In Manchester the lovely Shirley (@mollie5555) and I were standing close to my seat for a nice talk - and a bit of gossip. When the arena was almost full she prepared to walk to her own seat a few rows away. The man sitting behind me was astonished: "Are you here by yourself"? I told him yes and explained why it wasn't a problem. But the concept of going to a show on your own was beyond him. At the time it was rather funny but later I got to thinking about it. It says a lot about the GM fandom that I can go to shows all over Europe on my own without feeling cut off or lonely in any way. There are plenty of things that bother me about the GM fandom, but this is definitely one of the nice things about it.
Song of the Night
Oh how I love Going To A Town! In Manchester it was absolutely wonderful. The orchestra, the backing vocalists and George hit every note perfectly, and in perfect harmony! It is my fervent hope that the live CD that they were talking about last year will some day indeed will be released. I'd love to have a 'official' version of Going To A Town that I can play on my big sound system - over and over again!
It's not a pub - so sit down!
UK fans love their beer, and lots of it. For some strange reason many British concert goers are not prepared to wait until the interval to get their fix, but go off to buy some more alcohol as soon as the mood strikes them. George wasn't even halfway through the second song - a particularly fine rendition of My Baby Just Cares For Me, when the first people around me stood up and lumbered towards the bar. Even the young women next to me, who were obviously fans - they squealed for a full minute when they saw how good their seats were - didn't last until the interval!
And what amazes me is that people don't even have the decency to wait until the end of a song to fight their way out of the row. It's all very distracting and I feel it's disrespectful both to George and the people around them. Which is why I wasn't surprised that security finally had enough at the end of the show and kept arguing with one very annoying man who'd almost done more walking around than sitting down during the concert. The argument got so heated that George even commented on it, asking security to stop arguing with the man. And I never thought I'd say this - and there must be a flying pig somewhere near - but on this one occasion I'm firmly on the side of the security team. Seriously, behaviour like that is unacceptable and I don't blame security one bit.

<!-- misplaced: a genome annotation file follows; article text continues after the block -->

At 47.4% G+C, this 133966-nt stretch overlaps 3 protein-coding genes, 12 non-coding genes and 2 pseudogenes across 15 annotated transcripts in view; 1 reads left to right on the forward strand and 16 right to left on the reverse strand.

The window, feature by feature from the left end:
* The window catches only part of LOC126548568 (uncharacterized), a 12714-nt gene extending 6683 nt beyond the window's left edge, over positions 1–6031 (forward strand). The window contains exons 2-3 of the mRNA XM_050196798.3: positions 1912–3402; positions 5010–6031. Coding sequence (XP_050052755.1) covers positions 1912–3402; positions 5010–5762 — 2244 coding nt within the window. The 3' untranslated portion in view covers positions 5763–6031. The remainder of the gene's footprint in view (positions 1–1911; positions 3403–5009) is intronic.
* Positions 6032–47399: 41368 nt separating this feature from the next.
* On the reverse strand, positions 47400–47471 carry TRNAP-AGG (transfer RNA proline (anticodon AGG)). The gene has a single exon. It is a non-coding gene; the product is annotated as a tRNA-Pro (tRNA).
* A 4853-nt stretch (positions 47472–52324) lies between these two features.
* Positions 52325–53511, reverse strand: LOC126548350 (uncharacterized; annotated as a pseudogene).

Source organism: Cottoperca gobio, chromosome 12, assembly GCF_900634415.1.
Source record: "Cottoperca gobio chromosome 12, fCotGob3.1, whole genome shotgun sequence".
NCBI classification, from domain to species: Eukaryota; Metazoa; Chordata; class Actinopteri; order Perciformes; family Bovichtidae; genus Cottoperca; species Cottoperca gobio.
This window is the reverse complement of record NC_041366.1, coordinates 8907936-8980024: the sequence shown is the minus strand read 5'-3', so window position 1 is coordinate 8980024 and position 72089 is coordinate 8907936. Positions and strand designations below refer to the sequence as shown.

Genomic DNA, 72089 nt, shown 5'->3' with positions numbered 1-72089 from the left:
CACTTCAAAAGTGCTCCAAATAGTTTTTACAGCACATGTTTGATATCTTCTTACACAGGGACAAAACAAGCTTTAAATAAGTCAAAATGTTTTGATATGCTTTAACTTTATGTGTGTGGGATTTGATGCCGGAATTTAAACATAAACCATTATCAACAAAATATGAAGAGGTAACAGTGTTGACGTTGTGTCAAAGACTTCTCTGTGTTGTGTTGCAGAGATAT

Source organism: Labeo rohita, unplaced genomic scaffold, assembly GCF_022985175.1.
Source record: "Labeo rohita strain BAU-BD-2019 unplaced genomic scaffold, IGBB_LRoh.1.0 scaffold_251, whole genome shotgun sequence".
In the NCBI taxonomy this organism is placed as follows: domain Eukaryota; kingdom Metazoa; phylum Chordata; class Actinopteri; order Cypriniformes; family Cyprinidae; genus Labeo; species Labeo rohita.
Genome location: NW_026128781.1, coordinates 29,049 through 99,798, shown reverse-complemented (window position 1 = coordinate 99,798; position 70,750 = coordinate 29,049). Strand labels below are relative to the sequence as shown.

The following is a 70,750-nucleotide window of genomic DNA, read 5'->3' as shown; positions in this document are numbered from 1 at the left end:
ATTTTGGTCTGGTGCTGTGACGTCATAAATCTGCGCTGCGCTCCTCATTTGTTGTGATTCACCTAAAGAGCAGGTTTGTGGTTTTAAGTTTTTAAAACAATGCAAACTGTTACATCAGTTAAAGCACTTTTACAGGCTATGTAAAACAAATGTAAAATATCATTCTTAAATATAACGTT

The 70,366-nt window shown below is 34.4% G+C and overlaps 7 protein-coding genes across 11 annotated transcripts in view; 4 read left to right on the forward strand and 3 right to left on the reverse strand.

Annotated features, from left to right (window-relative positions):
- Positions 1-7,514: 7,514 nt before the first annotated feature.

And finally - George's keeper
If you've been at the front for the medley once or twice you're certain to have seen George's keeper, going by the name of Darren. He's the tall, slender black man whose job it is to keep George safe from all of us at concert time. My wife and I first noticed him outside the Royal Albert Hall last year. It was just after they'd announced that the show of that night was cancelled and everyone was upset and searching for news about George. Which is why I approached him and asked him if he knew anything more than what we'd been told which was next to nothing. At first he was reluctant to even admit he had anything to do with Symphonica. We simply pointed at his laminated triple A Symphonica pass that was hanging around his neck for all to see! We then had a nice chat and he told us he was in security but wouldn't confirm he was one George's body guards. Hmm, that's as good as a yes, isn't it?
Anyway, since then I take pleasure in seeing him do his job so well. He's always around on show nights but you see him mostly during the medley. When George goes on his walkabout at the front of the stage, Darren walks along with him, in the space between the stage and the crowd. He tells the stewards where to stand to contain the crowd and keeps one eye on George and one eye on the crowd at all times. I am sure he knows all of us super fans by sight now.Despite his rather forbidding exterior, he does have fun with the fans sometimes - in Manchester I saw him mugging for the camera of a few fans when George was off stage between encores. I also saw him clasp the hands of all the stewards when George went for his final bows, I took this as a quick sign of support for the venue security after the rebuke of his boss. I quite like Darren and I'm happy George is in such good hands.